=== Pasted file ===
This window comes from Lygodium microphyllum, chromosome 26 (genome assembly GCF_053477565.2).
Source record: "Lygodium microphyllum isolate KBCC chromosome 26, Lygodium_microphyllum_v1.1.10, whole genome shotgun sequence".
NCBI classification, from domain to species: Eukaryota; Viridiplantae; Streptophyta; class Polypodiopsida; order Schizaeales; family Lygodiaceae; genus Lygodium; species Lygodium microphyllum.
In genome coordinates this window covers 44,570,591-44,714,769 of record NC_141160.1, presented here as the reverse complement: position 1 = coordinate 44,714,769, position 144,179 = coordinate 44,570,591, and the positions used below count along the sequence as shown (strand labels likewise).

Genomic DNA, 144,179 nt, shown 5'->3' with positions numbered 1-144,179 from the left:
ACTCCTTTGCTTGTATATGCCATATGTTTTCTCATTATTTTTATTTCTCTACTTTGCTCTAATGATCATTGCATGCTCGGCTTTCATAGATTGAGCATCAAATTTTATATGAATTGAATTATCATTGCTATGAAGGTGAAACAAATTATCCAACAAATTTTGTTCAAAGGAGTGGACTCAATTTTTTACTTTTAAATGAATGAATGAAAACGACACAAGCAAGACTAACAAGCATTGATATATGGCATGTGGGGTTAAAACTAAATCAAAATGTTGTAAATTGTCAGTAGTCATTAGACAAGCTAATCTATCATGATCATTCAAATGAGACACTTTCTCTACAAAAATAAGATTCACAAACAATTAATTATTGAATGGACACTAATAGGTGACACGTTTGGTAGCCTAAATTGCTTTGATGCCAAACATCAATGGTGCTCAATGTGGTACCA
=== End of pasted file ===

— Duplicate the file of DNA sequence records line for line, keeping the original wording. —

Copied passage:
This window comes from Lygodium microphyllum, chromosome 26 (genome assembly GCF_053477565.2).
Source record: "Lygodium microphyllum isolate KBCC chromosome 26, Lygodium_microphyllum_v1.1.10, whole genome shotgun sequence".
NCBI classification, from domain to species: Eukaryota; Viridiplantae; Streptophyta; class Polypodiopsida; order Schizaeales; family Lygodiaceae; genus Lygodium; species Lygodium microphyllum.
In genome coordinates this window covers 44,570,591-44,714,769 of record NC_141160.1, presented here as the reverse complement: position 1 = coordinate 44,714,769, position 144,179 = coordinate 44,570,591, and the positions used below count along the sequence as shown (strand labels likewise).

Genomic DNA, 144,179 nt, shown 5'->3' with positions numbered 1-144,179 from the left:
ACTCCTTTGCTTGTATATGCCATATGTTTTCTCATTATTTTTATTTCTCTACTTTGCTCTAATGATCATTGCATGCTCGGCTTTCATAGATTGAGCATCAAATTTTATATGAATTGAATTATCATTGCTATGAAGGTGAAACAAATTATCCAACAAATTTTGTTCAAAGGAGTGGACTCAATTTTTTACTTTTAAATGAATGAATGAAAACGACACAAGCAAGACTAACAAGCATTGATATATGGCATGTGGGGTTAAAACTAAATCAAAATGTTGTAAATTGTCAGTAGTCATTAGACAAGCTAATCTATCATGATCATTCAAATGAGACACTTTCTCTACAAAAATAAGATTCACAAACAATTAATTATTGAATGGACACTAATAGGTGACACGTTTGGTAGCCTAAATTGCTTTGATGCCAAACATCAATGGTGCTCAATGTGGTACCA